Back pain is a primary complaint of many of the patients we see and, seemingly, a secondary complaint of almost all. Exercise training to strengthen spine muscles is effective, but patients either do not attend referrals to therapy or are not compliant with prescribed regimens. An ideal treatment would be involuntary therapy occurring at all times of the day. But does such a magical therapy exist?
Indeed, it does. They are called unstable shoes or, perhaps less disconcertingly, rocker bottom shoes. They are also referred to as round bottom shoes, rounded shoes, or toning shoes.
Unstable shoes incorporate a rounded sole to increase anterior-posterior instability. Masai Barefoot Technology (MBT) has been advocating their use since the 1990s to reduce low back pain. The owners of MBT went out of business, and the future of this particular brand is uncertain, but many other brands offer this design. Studies have shown that they increase activity of ankle muscles and low back muscles and modify posture during standing and walking.
In a recently published clinical trial evaluating the effectiveness of unstable shoes, 40 hospital workers with chronic low back pain were randomized to unstable shoes or conventional sports shoes. Participants were instructed to start using the shoes 2 hours per day and increasing use by 1 hour every day. After 1 week, participants were asked to wear the shoes for a minimum of 6 hours a day during their time spent at work.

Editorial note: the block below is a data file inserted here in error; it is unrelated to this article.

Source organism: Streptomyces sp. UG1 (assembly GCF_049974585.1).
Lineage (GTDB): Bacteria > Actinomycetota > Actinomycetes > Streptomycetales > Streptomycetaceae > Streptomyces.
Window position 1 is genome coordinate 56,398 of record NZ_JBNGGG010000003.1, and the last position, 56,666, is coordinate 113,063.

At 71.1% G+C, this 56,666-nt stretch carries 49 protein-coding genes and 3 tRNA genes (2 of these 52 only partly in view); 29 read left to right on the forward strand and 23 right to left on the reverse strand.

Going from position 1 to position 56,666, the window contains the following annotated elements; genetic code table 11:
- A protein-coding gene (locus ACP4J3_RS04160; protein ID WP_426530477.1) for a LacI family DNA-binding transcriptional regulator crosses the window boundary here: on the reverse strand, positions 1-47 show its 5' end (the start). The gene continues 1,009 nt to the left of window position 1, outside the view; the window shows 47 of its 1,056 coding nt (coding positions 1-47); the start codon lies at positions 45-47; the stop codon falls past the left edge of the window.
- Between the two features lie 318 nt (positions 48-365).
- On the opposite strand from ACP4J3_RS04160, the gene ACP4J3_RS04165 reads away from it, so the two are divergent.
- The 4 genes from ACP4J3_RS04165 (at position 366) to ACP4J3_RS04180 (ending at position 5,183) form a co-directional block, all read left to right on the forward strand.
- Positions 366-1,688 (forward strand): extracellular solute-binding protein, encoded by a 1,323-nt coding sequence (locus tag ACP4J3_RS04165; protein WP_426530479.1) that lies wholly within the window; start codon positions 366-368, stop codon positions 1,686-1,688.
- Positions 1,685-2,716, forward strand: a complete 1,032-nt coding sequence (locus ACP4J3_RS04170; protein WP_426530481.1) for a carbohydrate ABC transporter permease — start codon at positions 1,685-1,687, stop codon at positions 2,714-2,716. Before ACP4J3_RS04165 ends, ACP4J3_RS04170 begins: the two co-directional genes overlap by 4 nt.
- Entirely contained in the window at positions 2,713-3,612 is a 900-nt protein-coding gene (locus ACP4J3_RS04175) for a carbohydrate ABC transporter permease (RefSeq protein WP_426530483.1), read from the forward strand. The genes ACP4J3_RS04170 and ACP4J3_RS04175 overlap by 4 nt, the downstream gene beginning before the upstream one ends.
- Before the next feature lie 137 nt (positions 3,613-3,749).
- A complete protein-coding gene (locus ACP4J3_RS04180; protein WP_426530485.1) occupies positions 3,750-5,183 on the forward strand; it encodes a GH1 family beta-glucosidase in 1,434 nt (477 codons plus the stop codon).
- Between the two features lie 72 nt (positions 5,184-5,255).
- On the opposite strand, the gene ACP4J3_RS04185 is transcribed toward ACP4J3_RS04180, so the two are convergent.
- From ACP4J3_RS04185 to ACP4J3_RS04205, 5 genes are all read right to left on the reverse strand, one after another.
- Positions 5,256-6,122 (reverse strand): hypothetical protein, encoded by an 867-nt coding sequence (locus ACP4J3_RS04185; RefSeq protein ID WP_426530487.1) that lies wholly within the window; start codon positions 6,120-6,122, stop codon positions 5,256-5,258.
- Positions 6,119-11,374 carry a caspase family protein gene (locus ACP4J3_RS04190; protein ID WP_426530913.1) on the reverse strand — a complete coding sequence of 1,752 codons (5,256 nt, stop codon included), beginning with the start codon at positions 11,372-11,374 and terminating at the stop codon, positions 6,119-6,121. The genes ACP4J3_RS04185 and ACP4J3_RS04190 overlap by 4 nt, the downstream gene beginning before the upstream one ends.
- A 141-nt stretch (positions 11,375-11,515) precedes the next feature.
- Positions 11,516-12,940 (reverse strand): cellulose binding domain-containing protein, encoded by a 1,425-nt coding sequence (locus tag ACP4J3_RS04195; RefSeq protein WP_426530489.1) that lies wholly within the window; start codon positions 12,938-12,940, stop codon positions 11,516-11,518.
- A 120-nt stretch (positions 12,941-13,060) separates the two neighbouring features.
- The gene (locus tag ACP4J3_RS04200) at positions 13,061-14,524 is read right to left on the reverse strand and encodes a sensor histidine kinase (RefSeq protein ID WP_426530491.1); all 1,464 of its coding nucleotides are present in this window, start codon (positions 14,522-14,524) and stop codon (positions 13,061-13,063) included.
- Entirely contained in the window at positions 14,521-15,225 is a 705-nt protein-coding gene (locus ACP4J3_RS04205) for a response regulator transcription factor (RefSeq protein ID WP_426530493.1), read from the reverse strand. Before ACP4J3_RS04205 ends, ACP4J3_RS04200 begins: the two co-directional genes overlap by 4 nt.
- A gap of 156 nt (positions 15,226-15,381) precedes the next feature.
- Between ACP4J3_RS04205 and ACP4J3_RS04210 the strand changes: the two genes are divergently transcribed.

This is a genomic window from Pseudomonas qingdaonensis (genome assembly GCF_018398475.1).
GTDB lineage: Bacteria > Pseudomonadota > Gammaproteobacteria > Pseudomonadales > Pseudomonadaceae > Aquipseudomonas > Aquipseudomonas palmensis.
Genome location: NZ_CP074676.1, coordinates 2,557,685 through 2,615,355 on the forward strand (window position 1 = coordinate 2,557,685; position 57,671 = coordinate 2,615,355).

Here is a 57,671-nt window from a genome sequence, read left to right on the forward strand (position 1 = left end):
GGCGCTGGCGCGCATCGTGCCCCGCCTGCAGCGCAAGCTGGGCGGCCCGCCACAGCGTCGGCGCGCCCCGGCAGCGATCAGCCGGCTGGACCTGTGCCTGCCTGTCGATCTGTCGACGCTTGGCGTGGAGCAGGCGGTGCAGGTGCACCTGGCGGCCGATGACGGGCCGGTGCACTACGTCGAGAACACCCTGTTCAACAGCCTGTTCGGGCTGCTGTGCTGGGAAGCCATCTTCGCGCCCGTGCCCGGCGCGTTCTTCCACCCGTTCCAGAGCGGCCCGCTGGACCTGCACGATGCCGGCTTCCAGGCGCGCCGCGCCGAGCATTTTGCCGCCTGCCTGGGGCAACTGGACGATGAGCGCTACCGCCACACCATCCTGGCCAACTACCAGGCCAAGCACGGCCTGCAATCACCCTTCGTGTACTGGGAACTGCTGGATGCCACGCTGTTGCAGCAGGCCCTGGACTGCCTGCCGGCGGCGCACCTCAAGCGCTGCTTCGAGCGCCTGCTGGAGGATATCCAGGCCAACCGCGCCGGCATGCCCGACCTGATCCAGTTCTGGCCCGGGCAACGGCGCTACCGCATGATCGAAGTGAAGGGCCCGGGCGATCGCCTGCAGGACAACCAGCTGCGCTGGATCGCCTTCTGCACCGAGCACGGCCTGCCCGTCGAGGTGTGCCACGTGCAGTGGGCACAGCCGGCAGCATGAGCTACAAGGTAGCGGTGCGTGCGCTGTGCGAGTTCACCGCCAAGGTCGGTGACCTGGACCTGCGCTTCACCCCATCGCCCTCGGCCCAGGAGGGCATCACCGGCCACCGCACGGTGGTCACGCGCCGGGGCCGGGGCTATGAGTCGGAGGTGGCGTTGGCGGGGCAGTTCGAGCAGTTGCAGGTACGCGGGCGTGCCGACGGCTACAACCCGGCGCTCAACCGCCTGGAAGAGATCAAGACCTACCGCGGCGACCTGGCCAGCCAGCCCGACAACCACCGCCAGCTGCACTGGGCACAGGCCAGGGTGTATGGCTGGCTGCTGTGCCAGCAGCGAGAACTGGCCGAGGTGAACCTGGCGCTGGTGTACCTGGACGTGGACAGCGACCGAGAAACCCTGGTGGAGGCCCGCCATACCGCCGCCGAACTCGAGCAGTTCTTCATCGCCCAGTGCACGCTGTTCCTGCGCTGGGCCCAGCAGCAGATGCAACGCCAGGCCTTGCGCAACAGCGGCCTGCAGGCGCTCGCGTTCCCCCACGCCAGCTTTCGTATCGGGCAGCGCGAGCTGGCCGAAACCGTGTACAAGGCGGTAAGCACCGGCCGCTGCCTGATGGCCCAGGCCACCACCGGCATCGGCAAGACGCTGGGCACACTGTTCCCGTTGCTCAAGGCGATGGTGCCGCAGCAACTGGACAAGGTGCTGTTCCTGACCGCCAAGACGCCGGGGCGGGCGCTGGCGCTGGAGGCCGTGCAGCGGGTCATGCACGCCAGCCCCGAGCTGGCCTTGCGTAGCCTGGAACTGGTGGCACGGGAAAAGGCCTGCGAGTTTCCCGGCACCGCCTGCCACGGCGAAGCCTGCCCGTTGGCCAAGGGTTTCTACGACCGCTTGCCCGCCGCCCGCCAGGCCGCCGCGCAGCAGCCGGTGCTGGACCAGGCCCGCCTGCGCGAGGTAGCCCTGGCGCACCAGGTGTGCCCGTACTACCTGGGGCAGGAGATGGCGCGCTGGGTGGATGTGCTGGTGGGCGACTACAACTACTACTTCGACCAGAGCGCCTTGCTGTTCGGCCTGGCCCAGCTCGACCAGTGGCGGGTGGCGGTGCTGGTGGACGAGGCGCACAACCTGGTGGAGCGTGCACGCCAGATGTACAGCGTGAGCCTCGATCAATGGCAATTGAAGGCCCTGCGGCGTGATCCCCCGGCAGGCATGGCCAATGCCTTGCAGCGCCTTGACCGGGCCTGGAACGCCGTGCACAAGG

Unstable shoes were associated with a significant reduction in pain during walking. Satisfaction with pain management and the number of responders was greater in the unstable shoe group. However, the intervention had no effect on functional disability or quality of life.
This was a short trial (6 weeks). But this information will inform the discussion about the efficacy of these shoes, which are neither uniformly embraced nor recommended. Some discretionary caution should be exercised when considering these shoes for patients with hip or knee instability, Achilles tendon or heel problems, and gait unsteadiness as they might increase the risk for falls. But it is yet another arrow in the quiver to help combat chronic low back pain.
Dr. Ebbert is professor of medicine, a general internist at the Mayo Clinic in Rochester, Minn., and a diplomate of the American Board of Addiction Medicine. The opinions expressed are those of the author. He reports no disclosures. The opinions expressed in this article should not be used to diagnose or treat any medical condition nor should they be used as a substitute for medical advice from a qualified, board-certified practicing clinician.